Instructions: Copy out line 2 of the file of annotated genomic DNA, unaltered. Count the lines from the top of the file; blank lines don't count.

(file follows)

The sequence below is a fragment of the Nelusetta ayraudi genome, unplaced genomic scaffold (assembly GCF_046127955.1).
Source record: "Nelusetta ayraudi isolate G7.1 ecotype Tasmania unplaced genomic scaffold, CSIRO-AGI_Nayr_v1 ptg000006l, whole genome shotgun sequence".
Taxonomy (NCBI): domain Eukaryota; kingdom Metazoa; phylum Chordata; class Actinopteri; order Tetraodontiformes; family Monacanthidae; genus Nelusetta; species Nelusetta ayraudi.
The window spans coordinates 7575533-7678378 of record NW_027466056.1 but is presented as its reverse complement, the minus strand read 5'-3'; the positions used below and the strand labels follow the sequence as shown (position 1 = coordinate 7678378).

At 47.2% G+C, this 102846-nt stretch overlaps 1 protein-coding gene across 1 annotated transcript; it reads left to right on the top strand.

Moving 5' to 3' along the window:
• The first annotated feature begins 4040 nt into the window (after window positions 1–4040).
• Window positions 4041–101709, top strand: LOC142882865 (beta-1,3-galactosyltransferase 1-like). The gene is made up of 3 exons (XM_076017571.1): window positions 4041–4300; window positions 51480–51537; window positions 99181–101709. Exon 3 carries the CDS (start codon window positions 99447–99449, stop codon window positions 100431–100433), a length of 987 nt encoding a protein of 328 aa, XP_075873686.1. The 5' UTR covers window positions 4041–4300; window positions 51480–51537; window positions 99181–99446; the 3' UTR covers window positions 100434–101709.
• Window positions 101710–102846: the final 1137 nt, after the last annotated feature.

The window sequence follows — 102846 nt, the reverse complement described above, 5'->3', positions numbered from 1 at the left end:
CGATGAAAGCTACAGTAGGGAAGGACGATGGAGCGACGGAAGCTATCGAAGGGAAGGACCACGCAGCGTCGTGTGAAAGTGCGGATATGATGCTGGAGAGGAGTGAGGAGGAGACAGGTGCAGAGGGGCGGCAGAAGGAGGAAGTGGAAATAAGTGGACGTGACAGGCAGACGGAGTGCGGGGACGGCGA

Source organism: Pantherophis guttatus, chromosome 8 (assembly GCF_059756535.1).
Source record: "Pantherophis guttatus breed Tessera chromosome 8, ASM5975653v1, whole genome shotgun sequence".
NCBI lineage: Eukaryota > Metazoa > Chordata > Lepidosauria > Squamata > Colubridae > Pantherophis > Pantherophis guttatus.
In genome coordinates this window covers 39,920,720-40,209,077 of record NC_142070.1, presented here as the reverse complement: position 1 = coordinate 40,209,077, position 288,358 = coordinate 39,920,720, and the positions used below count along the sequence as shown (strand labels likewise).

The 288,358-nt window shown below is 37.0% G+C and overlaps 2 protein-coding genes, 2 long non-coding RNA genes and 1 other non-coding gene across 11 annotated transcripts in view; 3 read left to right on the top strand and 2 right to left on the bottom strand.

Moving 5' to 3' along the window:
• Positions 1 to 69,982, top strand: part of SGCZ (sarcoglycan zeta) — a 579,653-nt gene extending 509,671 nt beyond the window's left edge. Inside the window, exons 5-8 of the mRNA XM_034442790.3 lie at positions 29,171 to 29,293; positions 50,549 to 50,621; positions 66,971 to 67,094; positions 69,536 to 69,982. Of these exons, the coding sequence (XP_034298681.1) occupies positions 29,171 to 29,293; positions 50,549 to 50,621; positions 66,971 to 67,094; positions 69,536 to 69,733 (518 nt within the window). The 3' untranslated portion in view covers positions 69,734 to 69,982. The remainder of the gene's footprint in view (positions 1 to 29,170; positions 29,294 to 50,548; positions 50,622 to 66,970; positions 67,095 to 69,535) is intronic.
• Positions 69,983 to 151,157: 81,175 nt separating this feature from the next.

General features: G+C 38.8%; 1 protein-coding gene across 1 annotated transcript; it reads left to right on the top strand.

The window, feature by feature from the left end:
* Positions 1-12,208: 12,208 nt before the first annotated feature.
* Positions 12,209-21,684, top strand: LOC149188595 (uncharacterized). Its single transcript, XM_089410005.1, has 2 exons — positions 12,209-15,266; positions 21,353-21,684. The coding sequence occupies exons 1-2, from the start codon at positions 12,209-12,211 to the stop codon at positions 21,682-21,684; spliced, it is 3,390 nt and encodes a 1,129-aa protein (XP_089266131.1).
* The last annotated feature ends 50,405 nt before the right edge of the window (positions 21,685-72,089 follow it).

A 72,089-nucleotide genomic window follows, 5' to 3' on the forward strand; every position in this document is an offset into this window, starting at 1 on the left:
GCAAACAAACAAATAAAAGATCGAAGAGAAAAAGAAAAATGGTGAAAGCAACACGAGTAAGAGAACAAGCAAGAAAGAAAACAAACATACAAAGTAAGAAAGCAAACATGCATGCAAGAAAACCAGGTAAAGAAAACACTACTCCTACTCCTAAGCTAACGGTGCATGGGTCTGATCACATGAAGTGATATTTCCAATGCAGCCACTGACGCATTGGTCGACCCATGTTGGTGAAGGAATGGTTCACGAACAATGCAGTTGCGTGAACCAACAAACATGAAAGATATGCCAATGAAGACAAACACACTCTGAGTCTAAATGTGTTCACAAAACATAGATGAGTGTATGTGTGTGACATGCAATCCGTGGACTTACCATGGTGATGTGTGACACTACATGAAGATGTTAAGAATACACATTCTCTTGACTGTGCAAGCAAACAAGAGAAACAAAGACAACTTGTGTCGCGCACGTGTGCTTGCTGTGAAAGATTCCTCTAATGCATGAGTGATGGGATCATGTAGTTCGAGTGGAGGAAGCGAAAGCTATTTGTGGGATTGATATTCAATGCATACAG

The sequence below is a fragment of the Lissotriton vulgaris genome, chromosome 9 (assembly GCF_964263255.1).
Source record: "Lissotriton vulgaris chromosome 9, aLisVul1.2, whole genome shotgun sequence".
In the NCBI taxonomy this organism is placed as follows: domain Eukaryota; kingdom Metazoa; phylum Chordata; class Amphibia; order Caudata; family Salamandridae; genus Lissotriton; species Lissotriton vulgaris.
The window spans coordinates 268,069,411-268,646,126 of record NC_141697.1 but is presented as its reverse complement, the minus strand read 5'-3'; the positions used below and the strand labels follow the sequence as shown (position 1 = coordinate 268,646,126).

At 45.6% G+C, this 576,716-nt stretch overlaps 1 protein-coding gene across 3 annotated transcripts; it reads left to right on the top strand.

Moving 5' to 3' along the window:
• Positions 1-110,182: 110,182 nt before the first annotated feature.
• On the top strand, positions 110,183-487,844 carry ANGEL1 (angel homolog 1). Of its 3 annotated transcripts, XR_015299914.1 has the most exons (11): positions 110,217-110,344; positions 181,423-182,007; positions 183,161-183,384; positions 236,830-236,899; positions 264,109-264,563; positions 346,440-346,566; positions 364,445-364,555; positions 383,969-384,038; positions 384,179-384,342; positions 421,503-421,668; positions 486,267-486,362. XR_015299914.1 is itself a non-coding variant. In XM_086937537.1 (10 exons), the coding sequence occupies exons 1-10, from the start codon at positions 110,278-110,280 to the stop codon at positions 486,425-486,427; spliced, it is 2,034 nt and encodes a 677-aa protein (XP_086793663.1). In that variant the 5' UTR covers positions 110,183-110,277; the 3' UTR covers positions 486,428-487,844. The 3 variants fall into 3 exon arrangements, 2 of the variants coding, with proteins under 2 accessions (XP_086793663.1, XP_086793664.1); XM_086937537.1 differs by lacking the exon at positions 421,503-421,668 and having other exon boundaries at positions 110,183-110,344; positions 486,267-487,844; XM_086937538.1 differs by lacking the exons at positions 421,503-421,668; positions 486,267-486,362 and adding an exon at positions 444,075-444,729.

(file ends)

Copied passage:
Source record: "Nelusetta ayraudi isolate G7.1 ecotype Tasmania unplaced genomic scaffold, CSIRO-AGI_Nayr_v1 ptg000006l, whole genome shotgun sequence".